- Atlanta untenable -- losses during the siege Compared with those of Sherman, and with those of Johnston from Dalton to Atlanta.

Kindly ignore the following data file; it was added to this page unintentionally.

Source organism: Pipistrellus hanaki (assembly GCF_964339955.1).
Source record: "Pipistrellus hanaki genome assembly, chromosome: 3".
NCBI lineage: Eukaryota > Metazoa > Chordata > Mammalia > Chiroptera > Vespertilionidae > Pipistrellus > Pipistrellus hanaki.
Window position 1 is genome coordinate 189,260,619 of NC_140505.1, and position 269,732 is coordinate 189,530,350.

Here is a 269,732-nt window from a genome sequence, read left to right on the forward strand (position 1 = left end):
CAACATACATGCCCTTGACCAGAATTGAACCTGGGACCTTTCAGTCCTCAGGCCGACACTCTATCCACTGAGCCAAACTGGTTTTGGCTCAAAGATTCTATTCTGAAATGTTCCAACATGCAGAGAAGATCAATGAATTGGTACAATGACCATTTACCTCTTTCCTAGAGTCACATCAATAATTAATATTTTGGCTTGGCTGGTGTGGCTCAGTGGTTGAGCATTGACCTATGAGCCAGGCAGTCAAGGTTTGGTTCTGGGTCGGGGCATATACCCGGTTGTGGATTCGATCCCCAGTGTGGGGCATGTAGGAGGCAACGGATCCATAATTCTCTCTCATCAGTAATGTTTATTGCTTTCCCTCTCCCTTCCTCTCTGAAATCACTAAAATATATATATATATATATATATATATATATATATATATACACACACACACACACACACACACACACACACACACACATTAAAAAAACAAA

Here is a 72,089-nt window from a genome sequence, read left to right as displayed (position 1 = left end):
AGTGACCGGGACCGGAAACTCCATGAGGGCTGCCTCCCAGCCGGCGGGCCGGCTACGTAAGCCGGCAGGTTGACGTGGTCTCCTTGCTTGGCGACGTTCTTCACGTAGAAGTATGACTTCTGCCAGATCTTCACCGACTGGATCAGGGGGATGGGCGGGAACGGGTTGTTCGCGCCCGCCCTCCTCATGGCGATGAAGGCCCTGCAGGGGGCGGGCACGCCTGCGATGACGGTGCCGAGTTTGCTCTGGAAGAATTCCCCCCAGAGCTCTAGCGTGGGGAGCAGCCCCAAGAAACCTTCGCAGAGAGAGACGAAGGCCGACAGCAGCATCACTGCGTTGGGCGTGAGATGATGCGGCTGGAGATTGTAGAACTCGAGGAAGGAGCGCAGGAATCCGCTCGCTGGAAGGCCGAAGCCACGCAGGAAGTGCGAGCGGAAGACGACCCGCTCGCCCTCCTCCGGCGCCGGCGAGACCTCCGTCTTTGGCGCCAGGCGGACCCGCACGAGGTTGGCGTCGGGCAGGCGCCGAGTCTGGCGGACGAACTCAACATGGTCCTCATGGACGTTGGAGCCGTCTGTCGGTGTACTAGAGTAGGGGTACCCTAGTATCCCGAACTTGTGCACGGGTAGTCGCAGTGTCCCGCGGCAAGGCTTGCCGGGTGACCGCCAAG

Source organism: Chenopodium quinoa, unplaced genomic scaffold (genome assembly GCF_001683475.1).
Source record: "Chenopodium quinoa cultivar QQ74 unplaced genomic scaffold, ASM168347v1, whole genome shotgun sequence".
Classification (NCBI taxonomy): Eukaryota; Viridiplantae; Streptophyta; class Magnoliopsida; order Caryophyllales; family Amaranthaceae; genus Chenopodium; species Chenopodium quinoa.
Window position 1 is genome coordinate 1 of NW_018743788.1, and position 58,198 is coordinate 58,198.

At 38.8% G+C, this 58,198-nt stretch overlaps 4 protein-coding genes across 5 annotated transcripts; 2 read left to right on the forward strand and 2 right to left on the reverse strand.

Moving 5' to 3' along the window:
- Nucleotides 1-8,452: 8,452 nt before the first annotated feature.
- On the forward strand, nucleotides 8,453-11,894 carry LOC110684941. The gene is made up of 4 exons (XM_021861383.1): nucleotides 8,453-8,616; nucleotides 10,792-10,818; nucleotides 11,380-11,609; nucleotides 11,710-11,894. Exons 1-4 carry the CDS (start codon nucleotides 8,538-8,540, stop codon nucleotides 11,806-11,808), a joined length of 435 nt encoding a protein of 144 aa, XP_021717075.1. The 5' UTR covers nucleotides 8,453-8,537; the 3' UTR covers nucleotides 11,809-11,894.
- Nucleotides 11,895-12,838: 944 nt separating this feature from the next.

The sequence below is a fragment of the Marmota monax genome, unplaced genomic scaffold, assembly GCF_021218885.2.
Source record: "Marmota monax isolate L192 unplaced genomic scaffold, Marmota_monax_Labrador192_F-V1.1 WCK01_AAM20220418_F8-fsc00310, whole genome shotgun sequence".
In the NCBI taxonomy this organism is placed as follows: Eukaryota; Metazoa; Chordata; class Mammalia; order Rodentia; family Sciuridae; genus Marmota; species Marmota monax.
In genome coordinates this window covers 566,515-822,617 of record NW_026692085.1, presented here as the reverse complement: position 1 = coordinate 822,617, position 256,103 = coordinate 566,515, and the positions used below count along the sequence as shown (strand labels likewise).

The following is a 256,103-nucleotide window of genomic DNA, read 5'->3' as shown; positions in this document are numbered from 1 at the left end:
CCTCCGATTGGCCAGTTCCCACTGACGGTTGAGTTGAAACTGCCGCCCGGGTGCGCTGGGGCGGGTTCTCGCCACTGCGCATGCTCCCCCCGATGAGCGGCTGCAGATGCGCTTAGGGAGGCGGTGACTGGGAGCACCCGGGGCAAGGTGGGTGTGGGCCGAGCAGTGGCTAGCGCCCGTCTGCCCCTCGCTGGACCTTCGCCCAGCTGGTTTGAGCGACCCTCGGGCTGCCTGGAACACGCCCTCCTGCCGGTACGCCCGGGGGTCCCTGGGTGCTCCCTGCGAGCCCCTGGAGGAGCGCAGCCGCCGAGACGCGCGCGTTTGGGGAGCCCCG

Having stated that our position at Atlanta was untenable, I shall now undertake to give proof of the correctness of my opinion, by demonstrating in what manner Sherman might have captured the city in less than one-third of the time he actually devoted to that end, notwithstanding the idle assertion of General Johnston that he could have held Atlanta “forever” ; also to demonstrate that had I ventured to remain longer than fifteen days within the trenches around the city, Sherman could have finally forced me to surrender, or have put my Army to rout in its attempt to escape; and, lastly, that he could have attained his object with one-fourth the loss he sustained during a siege of forty-six days, provided he had availed himself of the natural advantages afforded him. In order to render these operations clear to the mind of the reader, I invite his attention to a map, page 167. The Federal commander chose well his crossing of the Chattahoochee, as he approached Atlanta, and the move of McPherson and Schofield upon the Augusta road was ably conceived and executed. Thomas, however, should not have formed line of battle along the lower part of Peach Tree creek  with a view to cross the creek, as he endangered the safety of his Corps when he placed it in the angle, formed by this stream and the Chattahoochee, and thus isolated himself from Schofield and McPherson. His right should have rested in the vicinity of, and have covered, the ford nearest the mouth of Peach Tree creek, with a line of skirmishers extending to the Chattahoochee, and batteries in position at proper intervals in rear of this line, and likewise on the north side of the river, so as to thoroughly command the approaches to the railway bridge. His right being established at this ford, his left should have been thrown back north of Decatur, and his entire line strongly entrenched. From this position of perfect safety, he could have made constant demonstrations against the city, whilst McPherson and Schofield destroyed the road to Augusta. At the same time, by use of the batteries near the mouth of Peach Tree creek, and of those on the north bank of the river, near the railway bridge, he could have easily thrown a division across the creek, and have established a strong tete-de-pont on the south bank of the river. I would thus have been forced to form line of battle facing Peach Tree, with no possible chance of successfully assaulting the enemy at any point. His right and rear would have been covered by a deep and muddy stream; his front protected not only by breastworks, but also by one of the branches of Peach Tree creek. I could not have attacked either his left or McPherson and Schofield, without marching out of Atlanta, and exposing our left flank to Thomas. I would have been compelled to abide quietly the destruction of one of our principal roads, without the ability to strike a blow in its defence. After my loss of the Augusta road, McPherson and Schofield should have marched by the right flank down Peach Tree, in rear of Thomas's line, until their right rested on the Chattahoochee, and then have halted. General Sherman having his Army thus massed, and well in hand, in rear of Peach Tree creek, should have thrown across the Chattahoochee a sufficient number of pontoon bridges to allow the easy and rapid  passage of his troops; have sent two corps of Thomas's Army across and down the Chattahoochee, on the northwest side, to a favorable crossing just below Camp creek or one of the deep ravines or creeks, heading in the direction of East Point, and running toward the river upon the southwest side; have laid pontoons, crossed over, and strongly entrenched. Whilst this move was in progress, the main body should have made heavy demonstrations along the line of Peach Tree to the Augusta road, which diversion would have held my Army in position on the north side of Atlanta. The two corps below Camp creek having their line and out-posts established sufficiently in advance to allow full space for the massing of the Army, Thomas should have left the division in the tete-de-pont protected by ditch and abatis, whilst another division, with dismounted cavalry, occupied his position on Peach Tree creek with cavalry on their left, and a few batteries to support their line; then have marched, at dusk, with the remainder of his Army to join the two corps below Camp creek, followed by Schofield and McPherson. The transportation of the Federal Army having been previously parked on the north side of the Chattahoochee, General Sherman could with entire safety have massed his Army in the space of one night on the southeast side of the river, below this creek, as the two divisions left on Peach Tree had a secure place of refuge in the tete-de-pont in the event I had moved out in that direction. These preparations completed, he should on the morning of the morrow have ordered the divisions and cavalry, along this stream, to make demonstrations against the city whilst Thomas pushed forward in the direction of East Point — changing front forward on his left — and formed line of battle with his left flank resting as high up on Camp creek1 as it would afford protection against its being turned, and his right extending to or across the West Point Railway; have instructed Schofield  and McPherson to move rapidly, as they had done upon Decatur and the Augusta road, to deploy on Thomas's right along the south bank of South river and east side of Shoal creek, with their right thrown back southeast of Decatur,2 and to entrench the whole line. Such would have been the position of the Federal Army within twenty-four hours after it left Peach Tree creek, and within ten days after its first crossing of the Chattahoochee, subsequent to the operations about Kennesaw Mountain, provided it had moved with the rapidity usual with the Confederate Armies. Even had forty-eight hours been required to perfect this movement, Sherman could have so manceuvred as to have held the main body of my troops on Peach Tree until he was willing I should become apprised of his real purpose. In other words, he could without difficulty have entrenched south of Atlanta, before I could have received the necessary information to warrant a change of position from the north to the south side of the city. Moreover, had I divined at an early instant his contemplated move, his position in rear of Peach Tree, and that of the two corps on Camp creek would — by demonstrations on the north and south sides of the city, with an Army double our own — have rendered it an easy matter to him to gain possession of Atlanta, in spite of every effort on my part. General Sherman knew as well as I did, that every available man in the Confederacy had been sent either to General Lee, in Virginia, or to General Johnston, in the mountains; that, consequently, he had nothing to fear from the direction of Macon, and that one division would have sufficed to protect his rear, south of the city. When Grant marched round Pemberton at Vicksburg, and placed his rear in front of General Johnston, commanding an Army of twenty-five or thirty thousand men at Jackson, Mississippi, he executed successfully not only one of the boldest, but one of the grandest movements  of the war. It will rank with one of the many similar moves of the immortal Jackson, and receive the tribute due to the talent and boldness which planned and achieved it. It was, however, fortunate for General Grant that a “Stonewall” was not at Jackson, Mississippi. No especial daring on the part of General Sherman would have been required to carry out the operations I have designated, since he had no enemy to fear in his rear. General Grant was reported, at this period, to have said that the Confederacy was but a shell. As I have just remarked, I could not have received in time sufficiently reliable information to justify a change from the north to the south side of Atlanta, and to attack the Federals before they had thoroughly entrenched; it would have been equally impossible to assault later, with hope of success, his line, protected in front by works and abatis, on the left by Camp creek, and on the right by being thrown back and entrenched southeast of Decatur. This position of the enemy would have necessitated the immediate abandonment of Atlanta or have shut up our Army in the pocket, or cul de sac, formed by the Chattahoochee river and Peach Tree creek, and finally have forced us to surrender. Had I attempted to extricate the Army, it would have been almost impossible to have pierced the enemy's works south, and utterly impossible, by reason of the proximity of the Federals, to have laid pontoons and crossed Peach Tree creek — as I would have done when Sherman was at the distance of Jonesboroa, but from which I was hindered by the presence of the prisoners at Andersonville. By reference to the map (page 167) it will be perceived that Sherman had simply to advance his right flank, in order to form a junction with the troops, near Decatur, and thus completely hem in our Army. This plan for the speedy capture of Atlanta could have been executed with an insignificant loss, as it would have been achieved mainly by manoeuvre. In view of the impaired morale of the Army at the close of the Dalton-Atlanta campaign; the numerical inferiority of our  forces; the fact, previously mentioned, that all available troops in the Confederacy, east of the Mississippi, had been sent either to the Army of Northern Virginia or to the Army of Tennessee, with the exception of small forces guarding the seaboard; in view of the proximity of the Chattahoochee river, which flows within five miles of Atlanta, along the foot of the general slope from the mountains of Georgia to the plains, forming with Peach Tree creek a complete cul de sac, in which Atlanta is situated; the advantages to be derived from Camp or any other creek in that vicinity, or from the deep ravines running to the river from the southwest side, behind which the Federal Army could have been rapidly deployed forward into line, with no enemy to fear from the rear; in which position Sherman could have readily supplied his Army from the nearest point on the railway north of the river, and have quietly awaited my surrender; in view, then, of the above enumerated sources of weakness and danger, I do not hesitate to challenge the military world to refute my assertions, not only as to the feasibility of the plan I have demonstrated, but also as to the untenability of Atlanta. How long, I venture to inquire, is it probable that Sherman, after the capture of Jonesboroa, would have tarried before occupying the identical position I have designated? The extraordinary haste I made to evacuate Atlanta, after the Federals gained possession of Jonesboroa, on the Macon road, fifteen miles below the line from Camp creek to and along South river and Shoal creek, is proof of the great dread I entertained of a speedy occupation of this line. In lieu thereof, Sherman, during or immediately after the destruction of the Augusta road, threw Thomas across Peach Tree creek, into the cul de sac aforementioned, separated him from McPherson and Schofield, and subjected him to an assault by the main body of our Army, which should have resulted in the rout and capture of the greater portion of his Army. This move was, moreover, unnecessary, as it was impossible for him to invest Atlanta, approaching it from the north. He therefore consumed  forty-six days in the achievement of results which might have been accomplished within a fortnight. I have, from Dr. A. J. Foard, medical director of the Army, a statement of the total number of killed and wounded from July 18th to September 1st; in other words, from the day I assumed command to the evacuation of Atlanta. As I have already asserted, the number of men wounded in an Army which is standing its ground, and fighting, or is advancing, and driving the enemy, should not constitute an actual loss, and should only in part be comprised in the sum total of losses, since almost all the slightly wounded, proud of their scars, soon return to ranks. Therefore the only correct method of ascertaining the entire loss, during a siege or a campaign, is to deduct the number of effectives at the close of the siege, or campaign, from the number of effectives at the beginning of operations, after adding to the total strength the number of reinforcements, and deducting therefrom the number of troops permanently detached. This calculation should embrace the sick, and those who die from natural causes; losses under this head are, however, rarely of consequence during active operations. It is, as a generality, only when troops are lying in bivouac, or in quarters, that the ravages of disease are to be feared. Therefore, the fairness of this method can in no degree be affected by this minor fact. Upon this broad and equitable basis, I herewith submit the official return of Colonel A. P. Mason, assistant adjutant general of the Army of Tennessee, showing its strength at different periods whilst under my command. As I desire to compare my strength and losses with Sherman's and Johnston's, I present, at the same time, Dr. Foard's official report of the killed arid wounded; General Sherman's returns, showing his effective strength and estimate of losses; and the official statement of General Johnston's adjutant general, exhibiting the strength of the Army of Tennessee at different periods, during the campaign from Dalton to Atlanta.